[email]harrylorayne@earthlink.net[/email]

http://www.harrylorayne.com
http://www.harryloraynemagic.com
UnderYourNose
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Ah, sorry for the misinformation, Harry. I got tripped up by the wording in the post.
StephenP
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Thanks everybody! And thanks to Harry for responding. I am honored! I'm definitely starting with the basics, want to learn the sleights and moves before going in for any gimmicks. I did succumb to the sight of all the flashy goodies and bought a cheap disappearing dime trick from Amazon, and I definitely got what I paid for. I was also given a rainbow deck for a gift, but have been mostly working on handling techniques with a classic Bicycle deck and learning some classic card tricks from turn-of-the-century books.

Since I'm new (first time doing magic since my Adams set as a kid) this kind of input is really helpful. Thanks again!
sethb
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StephenP -- When I started out many years ago, my mentor Al Flosso made sure that in addition to whatever single tricks I purchased, that I also bought a book each time I came to his shop. At the time, I thought that was a silly requirement.

But now, most of those tricks have long since disappeared, while the books [the "Tarbell Course," "Hugard's Magic Manual," "Greater Magic" & Bobo's "Modern Coin Magic," to name a few] are still being used. To that short list I'd add the first two volumes of "Card College," if you like card magic. In my own opinion, Tarbell is a great place to start, and at a cost of about $25 each, volumes 1-3 will keep you busy for a LONG time, with hundreds of different effects using cards, rope, rings, balls, coins and more.

You should still buy some tricks, but for starters I'd stick to the classics like the Cups and Balls, the Egg Bag, Scotch & Soda, Color-Changing Knives and so forth. A lot of these new DVD's are just rehashes of older material, and often are not so great. But there are also excellent DVD's like David Roth's "Expert Coin Magic" or Michael Ammar's "Complete Cups and Balls," that are classics in their own right and a good value. They can be very helpful in showing you how to execute a sleight or a move in a way that a book can't.

Hope this is helpful, and welcome to the Café! SETH
"Watch the Professor!!" -- Al Flosso (1895-1976)
"The better you are, the closer they watch" -- Darwin Ortiz, STRONG MAGIC
Cyberqat
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In terms of props there are two broad categories: closeup/parlor and stage.

Stage props tend to be the most expensive, mostly because of their size and construction costs, although there are exceptions (mostly in the "build it yourself" category such as the classic Victory Cartons).

Don't let "parlor" or "closeup" terms fool you however. You can make almost any illusion "play big" on a stage with the right routining. A great example is the classic Invisible Deck which has been part of many stage routines and is always a crowd-pleaser. I've done stage performance in small to medium halls a number of times even though the only "stage" props I've ever owned are the aforementioned cartons.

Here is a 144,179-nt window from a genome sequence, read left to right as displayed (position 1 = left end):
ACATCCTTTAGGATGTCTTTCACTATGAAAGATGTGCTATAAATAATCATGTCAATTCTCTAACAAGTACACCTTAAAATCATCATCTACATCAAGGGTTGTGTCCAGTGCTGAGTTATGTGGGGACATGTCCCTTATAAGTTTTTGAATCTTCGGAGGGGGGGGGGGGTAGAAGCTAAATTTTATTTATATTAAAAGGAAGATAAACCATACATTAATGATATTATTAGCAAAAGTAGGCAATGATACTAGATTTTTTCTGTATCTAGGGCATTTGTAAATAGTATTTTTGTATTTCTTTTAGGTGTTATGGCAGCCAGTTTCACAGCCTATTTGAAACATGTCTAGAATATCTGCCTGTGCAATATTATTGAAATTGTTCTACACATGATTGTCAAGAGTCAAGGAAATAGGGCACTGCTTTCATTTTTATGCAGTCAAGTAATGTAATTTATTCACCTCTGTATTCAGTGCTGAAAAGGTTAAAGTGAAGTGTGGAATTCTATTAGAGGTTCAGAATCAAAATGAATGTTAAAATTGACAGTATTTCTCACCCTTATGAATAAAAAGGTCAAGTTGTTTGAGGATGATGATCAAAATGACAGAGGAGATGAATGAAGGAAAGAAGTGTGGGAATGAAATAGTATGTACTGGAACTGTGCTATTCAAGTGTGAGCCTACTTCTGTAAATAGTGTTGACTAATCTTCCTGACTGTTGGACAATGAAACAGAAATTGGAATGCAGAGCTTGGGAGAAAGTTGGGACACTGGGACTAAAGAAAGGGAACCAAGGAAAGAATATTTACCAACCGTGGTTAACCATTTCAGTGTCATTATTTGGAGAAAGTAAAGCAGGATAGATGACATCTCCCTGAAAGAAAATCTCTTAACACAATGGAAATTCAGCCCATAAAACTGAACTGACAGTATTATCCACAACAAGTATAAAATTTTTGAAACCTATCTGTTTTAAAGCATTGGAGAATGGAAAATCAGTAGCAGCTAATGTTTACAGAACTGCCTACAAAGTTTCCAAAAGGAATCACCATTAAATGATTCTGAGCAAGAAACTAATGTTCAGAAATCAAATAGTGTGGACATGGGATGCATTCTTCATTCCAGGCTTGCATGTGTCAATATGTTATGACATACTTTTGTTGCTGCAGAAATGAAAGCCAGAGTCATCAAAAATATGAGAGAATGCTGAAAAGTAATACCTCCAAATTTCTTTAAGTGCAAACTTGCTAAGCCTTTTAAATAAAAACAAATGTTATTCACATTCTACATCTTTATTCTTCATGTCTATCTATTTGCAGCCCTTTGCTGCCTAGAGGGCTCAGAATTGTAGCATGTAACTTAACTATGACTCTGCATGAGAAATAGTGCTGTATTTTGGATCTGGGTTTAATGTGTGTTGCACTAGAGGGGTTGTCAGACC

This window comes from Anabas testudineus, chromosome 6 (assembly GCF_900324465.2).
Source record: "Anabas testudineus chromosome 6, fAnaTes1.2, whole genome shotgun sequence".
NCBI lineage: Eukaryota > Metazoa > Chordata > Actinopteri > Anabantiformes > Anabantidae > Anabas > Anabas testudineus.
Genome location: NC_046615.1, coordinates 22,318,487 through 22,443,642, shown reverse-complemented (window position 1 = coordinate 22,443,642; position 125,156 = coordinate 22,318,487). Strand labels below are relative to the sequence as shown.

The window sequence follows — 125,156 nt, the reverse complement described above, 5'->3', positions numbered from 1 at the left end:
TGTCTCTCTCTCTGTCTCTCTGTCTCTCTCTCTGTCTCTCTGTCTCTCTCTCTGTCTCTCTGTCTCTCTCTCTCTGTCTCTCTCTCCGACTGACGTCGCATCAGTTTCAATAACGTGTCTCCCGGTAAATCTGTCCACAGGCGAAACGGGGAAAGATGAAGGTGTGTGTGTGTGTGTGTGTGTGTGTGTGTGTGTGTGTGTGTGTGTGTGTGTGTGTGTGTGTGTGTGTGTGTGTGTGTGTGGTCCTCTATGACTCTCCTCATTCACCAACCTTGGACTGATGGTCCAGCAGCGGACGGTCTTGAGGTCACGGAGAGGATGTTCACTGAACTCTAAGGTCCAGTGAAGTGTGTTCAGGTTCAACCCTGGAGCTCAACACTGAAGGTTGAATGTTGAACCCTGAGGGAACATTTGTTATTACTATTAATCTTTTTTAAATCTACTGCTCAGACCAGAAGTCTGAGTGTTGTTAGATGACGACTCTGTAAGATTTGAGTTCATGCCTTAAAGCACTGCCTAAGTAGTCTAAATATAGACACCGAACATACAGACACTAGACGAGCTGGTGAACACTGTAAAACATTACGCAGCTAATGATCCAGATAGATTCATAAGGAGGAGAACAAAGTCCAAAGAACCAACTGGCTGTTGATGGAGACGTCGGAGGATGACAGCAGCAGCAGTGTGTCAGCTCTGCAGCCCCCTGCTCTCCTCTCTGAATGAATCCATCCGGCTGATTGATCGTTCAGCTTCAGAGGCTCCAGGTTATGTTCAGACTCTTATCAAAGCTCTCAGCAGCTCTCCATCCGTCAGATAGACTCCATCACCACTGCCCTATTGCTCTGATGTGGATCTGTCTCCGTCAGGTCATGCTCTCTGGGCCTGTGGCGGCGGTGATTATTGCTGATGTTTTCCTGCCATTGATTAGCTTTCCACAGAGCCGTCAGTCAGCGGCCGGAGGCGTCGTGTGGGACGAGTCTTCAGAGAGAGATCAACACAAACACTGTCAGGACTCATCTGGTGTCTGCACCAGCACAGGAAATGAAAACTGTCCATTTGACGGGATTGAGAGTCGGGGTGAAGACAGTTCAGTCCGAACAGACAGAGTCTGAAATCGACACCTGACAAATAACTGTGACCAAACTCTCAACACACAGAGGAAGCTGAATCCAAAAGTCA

Within those categories, what will be most expensive will be the newest thing (whether it's really new or not). That isn't to say the newest thing is the best. (Or even really new). It's often the most fun to buy, because its what everyone is talking about, but classics are classics because they have stood the test of time.

Ask any card workers about their top 3 or 5 favorite illusions and the Invisible Deck almost always comes up, even though its quite old at this point and you can buy it for $3.00 - $7.00.

Sometimes expensive things are worth the price... my purchase of the Double Take DVD was about $50.00 which I consider pretty expensive, but it was highly recommended to me and was well worth the price in that it got me over some fundamental things I wasn't understanding well enough from the books I had.

In the end, there are two questions to ask: if you are an amateur its primarily (1) what is it worth to you? In many cases you can't really know this ahead of time in magic so I rely pretty heavily on the recommendations I get here. If you are a profession then you need to ask (2) how much income will this bring me that I wouldn't make otherwise? For many people, an Axtell animatronic may never be worth the price, but if it gets you into some high priced markets you couldn't otherwise penetrate, then maybe it is.

Number (2) really is about having a business plan, which any real business should.

I agree with many others that books are still your best value for the dollar in almost all cases. Particularly when you are first starting out. Really learning one or two sleights well can keep you busy practicing for months.


Oh btw, something I've said before.

As a performing high-schooler, $100 was a lot of money to me, As such I bought slowly and well, and with expert advice. I bought many of my best props then.

As an amateur magician, but full time businessman with more money, frankly I haven't been as careful and I've bought some great stuff but also some real losers.